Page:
Play Time

They say that a person enters their second childhood when they hit old age, but anybody who looks in my bedroom would think I’ve either never left childhood, or I’m prematurely old.

I have a collection of at least a hundred stuffed animals.  Besides the ones I sleep with (a teddy bear, a siberian tiger, a bunny rabbit, and a wolf) I have two short bookcases full of stuffed animals as well as a 8 foot long shelf full of stuffed animals.  I also have toys, My Little Pony and assorted MLP accessories, coloring books and crayons and markers, Magnetix building materials, Dolls and clothing, Hot Wheels and tracks, and recently I picked up a book of paper dolls and clothing for them.

Yes, I really do play with all my toys.

Besides the toys, I go to parks and swing on the swings, slide down the slides.  We have an indoor play center that has go carts, an 18 hole miniature golf course, laser tag, interactive mech warrior games and more that Conall and I go to frequently.

We’ve found that playing, honest to goodness playing (not just doing something active because we should), helps us to de-stress better than anything else.  Whether it’s racing our Hot Wheels (yes, he has his also) or getting into a good laser tag game (on the same side) and destroying the other team, just doing something that has no redeeming value does wonders for us.  Playing feeds my soul.

Besides actual playing, I have other things that feed my soul and help me relax.  All of the crafts I do.  Cooking and baking (and I so can’t wait til the new oven gets here).  Even, to some extent, sewing.  Although it’s the bane of my existence, when I’ve finished a new article of clothing for our reenactment group, I’m very happy and satisfied.  Okay, it’s not necessarily relaxing when I’m making it, but when I’m in it, knowing that I’ve made it (and knowing how much I’ve struggled to make it) gives me a good feeling.

What do you do for play?  What activities helps you to relax, or even challenges you, but in doing so, feeds your soul?  And would you admit to the world that you sleep with a teddy bear (if you do, that is)? 🙂


I Have No Words

To express the horror and grief I feel about the death of somebody I’ve never met.  Never even heard of until today, as I was surfing the internet.  Y’all might have heard of this story, but this is the first I heard of it.

Back on November 29, in the UK, a man by the name of Barry Baker suffered from chest pains and called emergency services.  While he was on the phone with the emergency operator, he collapsed.  The phone line stayed open, so the operator was able to hear what came next.  Allegedly, when the EMT’s came into his house, the first thing they noticed was the mess.  Some news reports say they (the EMT’s) were joking about the mess Mr. Baker’s house was in. 

A police source said the ambulancemen were then heard over the phone discussing Mr Baker and allegedly saying “words to the effect that he was not worth saving”.

I just cannot understand how two people could play god like that.  How two people could decide, just because a man’s house was messy (and it was, there are pictures showing just how messy it was if you want to google it), just because he was disabled, that “it was not worth bothering to try to carry out resuscitation to try to save him” (also from the above link).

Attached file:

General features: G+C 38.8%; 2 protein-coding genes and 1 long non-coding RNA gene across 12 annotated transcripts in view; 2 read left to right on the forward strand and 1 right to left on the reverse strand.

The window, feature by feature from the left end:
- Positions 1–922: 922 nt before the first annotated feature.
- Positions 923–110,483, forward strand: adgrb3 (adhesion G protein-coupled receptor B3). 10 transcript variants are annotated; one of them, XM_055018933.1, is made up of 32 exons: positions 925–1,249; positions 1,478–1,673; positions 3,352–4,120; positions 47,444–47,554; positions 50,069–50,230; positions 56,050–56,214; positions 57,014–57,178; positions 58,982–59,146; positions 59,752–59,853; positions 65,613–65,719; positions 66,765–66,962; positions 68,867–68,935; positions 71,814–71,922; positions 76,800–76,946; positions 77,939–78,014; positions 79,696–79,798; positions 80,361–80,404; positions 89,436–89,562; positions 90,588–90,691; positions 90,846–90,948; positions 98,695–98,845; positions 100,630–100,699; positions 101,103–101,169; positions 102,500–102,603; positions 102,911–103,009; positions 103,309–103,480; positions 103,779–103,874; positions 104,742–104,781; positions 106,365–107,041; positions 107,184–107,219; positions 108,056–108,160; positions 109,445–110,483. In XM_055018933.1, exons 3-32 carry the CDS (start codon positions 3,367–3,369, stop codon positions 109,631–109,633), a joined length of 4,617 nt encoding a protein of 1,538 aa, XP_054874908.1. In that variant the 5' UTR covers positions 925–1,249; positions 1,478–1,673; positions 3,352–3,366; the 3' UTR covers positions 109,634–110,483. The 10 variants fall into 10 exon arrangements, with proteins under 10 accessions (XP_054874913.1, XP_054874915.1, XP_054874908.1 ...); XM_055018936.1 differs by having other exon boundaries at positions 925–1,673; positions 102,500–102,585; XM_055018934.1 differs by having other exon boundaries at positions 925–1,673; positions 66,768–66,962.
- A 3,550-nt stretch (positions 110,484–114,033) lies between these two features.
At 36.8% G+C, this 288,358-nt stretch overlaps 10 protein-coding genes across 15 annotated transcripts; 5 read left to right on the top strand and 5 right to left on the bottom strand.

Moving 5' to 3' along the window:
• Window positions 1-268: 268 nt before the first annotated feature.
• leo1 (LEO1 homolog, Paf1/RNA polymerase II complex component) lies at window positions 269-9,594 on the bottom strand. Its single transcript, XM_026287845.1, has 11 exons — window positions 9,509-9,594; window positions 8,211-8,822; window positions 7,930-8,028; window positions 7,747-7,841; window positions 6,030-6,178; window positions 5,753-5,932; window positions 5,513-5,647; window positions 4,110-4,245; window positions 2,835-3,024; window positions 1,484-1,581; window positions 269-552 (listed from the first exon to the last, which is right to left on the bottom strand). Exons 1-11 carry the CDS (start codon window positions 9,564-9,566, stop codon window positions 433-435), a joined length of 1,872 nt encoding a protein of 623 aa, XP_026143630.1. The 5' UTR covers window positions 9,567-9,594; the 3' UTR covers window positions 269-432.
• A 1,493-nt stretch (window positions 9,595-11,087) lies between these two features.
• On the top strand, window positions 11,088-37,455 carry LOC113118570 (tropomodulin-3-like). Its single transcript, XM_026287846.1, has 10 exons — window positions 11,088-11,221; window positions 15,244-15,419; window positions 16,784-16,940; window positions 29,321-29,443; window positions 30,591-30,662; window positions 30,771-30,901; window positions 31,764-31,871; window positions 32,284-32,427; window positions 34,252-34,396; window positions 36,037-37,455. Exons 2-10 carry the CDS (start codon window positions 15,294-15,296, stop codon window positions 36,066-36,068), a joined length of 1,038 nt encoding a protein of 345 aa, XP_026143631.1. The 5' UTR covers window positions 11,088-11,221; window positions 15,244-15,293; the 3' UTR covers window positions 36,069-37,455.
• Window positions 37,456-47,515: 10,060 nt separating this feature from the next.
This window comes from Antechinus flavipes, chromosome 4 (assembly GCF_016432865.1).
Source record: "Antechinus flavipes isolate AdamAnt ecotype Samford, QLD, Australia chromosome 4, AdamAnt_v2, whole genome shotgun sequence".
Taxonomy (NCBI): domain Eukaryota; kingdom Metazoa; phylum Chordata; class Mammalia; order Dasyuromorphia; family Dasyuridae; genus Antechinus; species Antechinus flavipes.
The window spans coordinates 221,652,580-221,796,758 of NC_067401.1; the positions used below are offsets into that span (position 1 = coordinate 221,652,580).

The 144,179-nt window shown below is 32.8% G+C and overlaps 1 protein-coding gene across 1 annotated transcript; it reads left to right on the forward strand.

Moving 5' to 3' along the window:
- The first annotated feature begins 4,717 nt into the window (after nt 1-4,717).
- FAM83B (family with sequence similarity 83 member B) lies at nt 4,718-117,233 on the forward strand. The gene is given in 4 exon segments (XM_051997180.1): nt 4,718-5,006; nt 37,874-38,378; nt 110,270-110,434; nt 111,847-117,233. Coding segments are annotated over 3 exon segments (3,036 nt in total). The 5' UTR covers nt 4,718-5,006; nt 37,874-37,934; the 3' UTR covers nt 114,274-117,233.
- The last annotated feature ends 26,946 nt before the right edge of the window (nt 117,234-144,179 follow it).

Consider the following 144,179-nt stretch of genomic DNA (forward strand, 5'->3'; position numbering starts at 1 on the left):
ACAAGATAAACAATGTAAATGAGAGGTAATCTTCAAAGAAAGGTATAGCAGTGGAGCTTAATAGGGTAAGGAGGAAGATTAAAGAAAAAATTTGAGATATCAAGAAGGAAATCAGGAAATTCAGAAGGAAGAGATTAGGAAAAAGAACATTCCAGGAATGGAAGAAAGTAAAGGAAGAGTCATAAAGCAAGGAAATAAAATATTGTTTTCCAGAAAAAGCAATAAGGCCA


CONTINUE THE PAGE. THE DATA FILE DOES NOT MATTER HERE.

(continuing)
The fact that he was fat, the fact he was physically disabled and walked with canes following a hip replacement surgery, the possible fact that he was mentally disabled (I’ve only seen one place that said that) is all irrelevant.

He was a human being in need of medical help, and people who were trained to help him allegedly decided he wasn’t worth helping.

I look at this story and I think of my Uncle, who was born with Downs Syndrome.  My Uncle is now 62.  My Uncle is also fat.  His weight gain came as a direct result of treatment for an overactive thyroid (they burned some of his thyroid away, which saved him from dying of starvation, even though he was eating as much as my Grandmother could force him to), but anybody looking at him wouldn’t know that.  They’d only see a fat, disabled man. 

Now, my Grandmother is still alive, and should she die before my Uncle, his welfare and care are taken care of.  He gets the house and sufficient moneys to pay utilities and food set up in trust for him in her will, and anybody in the family (and there’s four of us who said we’d do it) who lives with him gets to stay in the house rent free.  So he will be cared for.   My other Uncles and myself will make sure he’s cared for and that he gets to stay in his home.  And caring for him also means we will demand he be treated with respect. 

The difference between my Uncle and this man is that my Uncle would have people advocating for him. 

I know this isn’t the usual Friday post.  But this is something that needs to be seen all over the world.   People, no matter what their houses look like, no matter what their size, shape, bank account, ability or disability, deserve respect and compassion.  From everybody, really, but especially from the people who are hired to give quality medical care.

Barry Baker died because, allegedly, two people decided he just wasn’t worth the bother.

And this is what you get when you create a division of people which is “not us.”  All of the “us” (for whatever definition of “us” you use — rich, thin, intelligent, neat, clean, young, whatever) get to live and have compassion and respect.  All of the “not us” don’t.  It’s wrong, for any definition of “us” and “not us”.

Barry Baker was a human being who deserved a lot better than he received.  I hope the courts in the UK make the harshest example of the men who decided he wasn’t worth saving that they can.

“All Animals are Equal but Some Animals are More Equal than Others.”

After a couple of days of looking at different stores, MiL finally found an oven today.  It’s a convection oven, with a ceramic/glass top.  It’s got way more bells and whistles than I’ll probably ever use, but MiL’s niece convinced her to go with the convection, saying it’ll help the resale value of the house.   It just might at that.